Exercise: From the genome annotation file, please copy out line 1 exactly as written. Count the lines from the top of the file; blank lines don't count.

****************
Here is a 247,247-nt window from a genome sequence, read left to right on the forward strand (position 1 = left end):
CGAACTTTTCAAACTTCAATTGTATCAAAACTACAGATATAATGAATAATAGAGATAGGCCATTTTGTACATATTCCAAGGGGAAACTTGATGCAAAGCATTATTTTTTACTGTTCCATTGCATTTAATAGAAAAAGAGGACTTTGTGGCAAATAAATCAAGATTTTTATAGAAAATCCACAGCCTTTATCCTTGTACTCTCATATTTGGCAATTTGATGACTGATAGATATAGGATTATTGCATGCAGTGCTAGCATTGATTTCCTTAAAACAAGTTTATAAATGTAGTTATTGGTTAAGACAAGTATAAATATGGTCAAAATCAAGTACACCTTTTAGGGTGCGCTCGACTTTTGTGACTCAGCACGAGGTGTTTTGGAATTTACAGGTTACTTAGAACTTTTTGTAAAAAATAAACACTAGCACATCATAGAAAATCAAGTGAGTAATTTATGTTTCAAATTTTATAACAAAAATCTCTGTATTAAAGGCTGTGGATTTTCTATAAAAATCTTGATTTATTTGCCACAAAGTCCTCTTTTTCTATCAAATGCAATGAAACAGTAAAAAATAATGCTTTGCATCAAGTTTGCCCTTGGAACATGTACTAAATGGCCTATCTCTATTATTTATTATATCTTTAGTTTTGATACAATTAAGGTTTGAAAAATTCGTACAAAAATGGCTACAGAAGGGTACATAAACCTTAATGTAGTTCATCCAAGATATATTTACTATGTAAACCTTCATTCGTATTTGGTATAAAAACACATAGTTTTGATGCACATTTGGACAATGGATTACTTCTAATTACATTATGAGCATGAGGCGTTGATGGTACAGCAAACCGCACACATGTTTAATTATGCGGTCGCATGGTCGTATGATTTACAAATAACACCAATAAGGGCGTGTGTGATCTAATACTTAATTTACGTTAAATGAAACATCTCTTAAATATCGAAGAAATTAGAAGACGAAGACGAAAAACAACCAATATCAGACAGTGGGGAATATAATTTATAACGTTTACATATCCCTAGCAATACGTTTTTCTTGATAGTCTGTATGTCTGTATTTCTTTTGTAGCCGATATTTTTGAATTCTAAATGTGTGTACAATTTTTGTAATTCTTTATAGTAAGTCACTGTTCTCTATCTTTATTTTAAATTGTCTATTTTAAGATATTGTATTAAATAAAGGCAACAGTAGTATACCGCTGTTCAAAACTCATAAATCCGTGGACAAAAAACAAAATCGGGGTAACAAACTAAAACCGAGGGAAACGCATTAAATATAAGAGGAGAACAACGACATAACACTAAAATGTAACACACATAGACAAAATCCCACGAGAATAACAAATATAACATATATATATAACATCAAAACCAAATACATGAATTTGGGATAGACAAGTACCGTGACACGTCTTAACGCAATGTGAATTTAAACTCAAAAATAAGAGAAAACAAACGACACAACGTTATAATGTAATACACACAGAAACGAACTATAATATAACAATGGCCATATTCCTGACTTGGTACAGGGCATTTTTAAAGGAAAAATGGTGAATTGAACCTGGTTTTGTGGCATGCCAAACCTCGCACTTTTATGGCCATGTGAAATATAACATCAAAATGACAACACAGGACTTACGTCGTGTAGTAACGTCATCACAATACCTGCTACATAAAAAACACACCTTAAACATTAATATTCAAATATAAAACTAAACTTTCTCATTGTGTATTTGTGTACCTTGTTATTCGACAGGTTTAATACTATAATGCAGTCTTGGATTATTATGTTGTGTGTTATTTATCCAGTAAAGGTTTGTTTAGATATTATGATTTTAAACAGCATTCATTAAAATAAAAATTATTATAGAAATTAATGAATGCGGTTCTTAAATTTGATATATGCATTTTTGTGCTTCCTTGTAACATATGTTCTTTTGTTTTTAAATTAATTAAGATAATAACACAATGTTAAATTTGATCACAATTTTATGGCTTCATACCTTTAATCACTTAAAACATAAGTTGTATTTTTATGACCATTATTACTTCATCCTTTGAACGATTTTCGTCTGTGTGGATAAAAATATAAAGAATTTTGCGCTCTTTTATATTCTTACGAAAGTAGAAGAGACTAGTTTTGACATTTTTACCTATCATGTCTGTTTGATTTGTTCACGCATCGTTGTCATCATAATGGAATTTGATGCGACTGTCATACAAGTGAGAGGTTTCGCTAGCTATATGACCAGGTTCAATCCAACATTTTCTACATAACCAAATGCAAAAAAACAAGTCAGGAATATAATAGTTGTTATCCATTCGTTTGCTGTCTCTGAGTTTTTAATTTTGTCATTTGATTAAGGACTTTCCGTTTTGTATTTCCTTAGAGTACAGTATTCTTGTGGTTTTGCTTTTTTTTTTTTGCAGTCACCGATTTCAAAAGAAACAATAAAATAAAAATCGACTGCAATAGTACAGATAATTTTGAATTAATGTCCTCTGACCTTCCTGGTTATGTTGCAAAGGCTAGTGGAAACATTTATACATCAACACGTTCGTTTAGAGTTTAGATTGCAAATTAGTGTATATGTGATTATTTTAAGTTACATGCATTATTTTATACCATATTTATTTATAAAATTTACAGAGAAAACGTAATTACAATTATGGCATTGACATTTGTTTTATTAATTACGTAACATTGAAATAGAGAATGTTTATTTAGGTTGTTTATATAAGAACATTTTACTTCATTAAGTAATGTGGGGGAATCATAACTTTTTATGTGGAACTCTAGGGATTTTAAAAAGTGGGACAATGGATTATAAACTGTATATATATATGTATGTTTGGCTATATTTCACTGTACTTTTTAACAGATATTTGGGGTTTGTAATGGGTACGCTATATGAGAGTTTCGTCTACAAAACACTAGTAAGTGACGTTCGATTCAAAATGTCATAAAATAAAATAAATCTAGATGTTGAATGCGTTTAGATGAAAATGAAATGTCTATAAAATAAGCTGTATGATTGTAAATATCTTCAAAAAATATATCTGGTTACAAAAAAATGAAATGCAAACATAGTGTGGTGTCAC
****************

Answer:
Here is a 247,247-nt window from a genome sequence, read left to right on the forward strand (position 1 = left end):